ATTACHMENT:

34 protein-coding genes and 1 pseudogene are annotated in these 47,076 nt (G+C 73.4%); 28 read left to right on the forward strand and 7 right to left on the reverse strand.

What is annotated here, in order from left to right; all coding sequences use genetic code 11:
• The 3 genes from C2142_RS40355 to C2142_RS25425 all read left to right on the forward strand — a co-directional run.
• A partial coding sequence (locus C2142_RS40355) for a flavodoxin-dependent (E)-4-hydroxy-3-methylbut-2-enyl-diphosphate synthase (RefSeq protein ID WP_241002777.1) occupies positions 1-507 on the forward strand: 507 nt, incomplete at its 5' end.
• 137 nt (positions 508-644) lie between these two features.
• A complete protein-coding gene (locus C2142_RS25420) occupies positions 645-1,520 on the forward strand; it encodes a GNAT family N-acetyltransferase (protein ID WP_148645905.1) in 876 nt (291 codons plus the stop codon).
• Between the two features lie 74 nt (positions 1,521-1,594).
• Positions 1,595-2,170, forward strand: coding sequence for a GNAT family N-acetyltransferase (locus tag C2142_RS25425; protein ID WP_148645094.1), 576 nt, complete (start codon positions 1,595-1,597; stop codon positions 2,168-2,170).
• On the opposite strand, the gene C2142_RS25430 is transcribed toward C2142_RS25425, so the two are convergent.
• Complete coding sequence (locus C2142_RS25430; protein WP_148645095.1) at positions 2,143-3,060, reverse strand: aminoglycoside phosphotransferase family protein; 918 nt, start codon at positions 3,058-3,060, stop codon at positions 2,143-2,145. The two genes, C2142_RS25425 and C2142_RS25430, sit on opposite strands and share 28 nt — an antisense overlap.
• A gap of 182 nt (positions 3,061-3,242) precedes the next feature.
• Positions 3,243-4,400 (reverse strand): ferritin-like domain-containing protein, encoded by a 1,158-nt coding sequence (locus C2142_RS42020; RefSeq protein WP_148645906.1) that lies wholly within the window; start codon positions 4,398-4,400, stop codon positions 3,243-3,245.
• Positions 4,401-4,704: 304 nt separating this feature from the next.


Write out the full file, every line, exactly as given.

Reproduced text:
34 protein-coding genes and 1 pseudogene are annotated in these 47,076 nt (G+C 73.4%); 28 read left to right on the forward strand and 7 right to left on the reverse strand.

What is annotated here, in order from left to right; all coding sequences use genetic code 11:
• The 3 genes from C2142_RS40355 to C2142_RS25425 all read left to right on the forward strand — a co-directional run.
• A partial coding sequence (locus C2142_RS40355) for a flavodoxin-dependent (E)-4-hydroxy-3-methylbut-2-enyl-diphosphate synthase (RefSeq protein ID WP_241002777.1) occupies positions 1-507 on the forward strand: 507 nt, incomplete at its 5' end.
• 137 nt (positions 508-644) lie between these two features.
• A complete protein-coding gene (locus C2142_RS25420) occupies positions 645-1,520 on the forward strand; it encodes a GNAT family N-acetyltransferase (protein ID WP_148645905.1) in 876 nt (291 codons plus the stop codon).
• Between the two features lie 74 nt (positions 1,521-1,594).
• Positions 1,595-2,170, forward strand: coding sequence for a GNAT family N-acetyltransferase (locus tag C2142_RS25425; protein ID WP_148645094.1), 576 nt, complete (start codon positions 1,595-1,597; stop codon positions 2,168-2,170).
• On the opposite strand, the gene C2142_RS25430 is transcribed toward C2142_RS25425, so the two are convergent.
• Complete coding sequence (locus C2142_RS25430; protein WP_148645095.1) at positions 2,143-3,060, reverse strand: aminoglycoside phosphotransferase family protein; 918 nt, start codon at positions 3,058-3,060, stop codon at positions 2,143-2,145. The two genes, C2142_RS25425 and C2142_RS25430, sit on opposite strands and share 28 nt — an antisense overlap.
• A gap of 182 nt (positions 3,061-3,242) precedes the next feature.
• Positions 3,243-4,400 (reverse strand): ferritin-like domain-containing protein, encoded by a 1,158-nt coding sequence (locus C2142_RS42020; RefSeq protein WP_148645906.1) that lies wholly within the window; start codon positions 4,398-4,400, stop codon positions 3,243-3,245.
• Positions 4,401-4,704: 304 nt separating this feature from the next.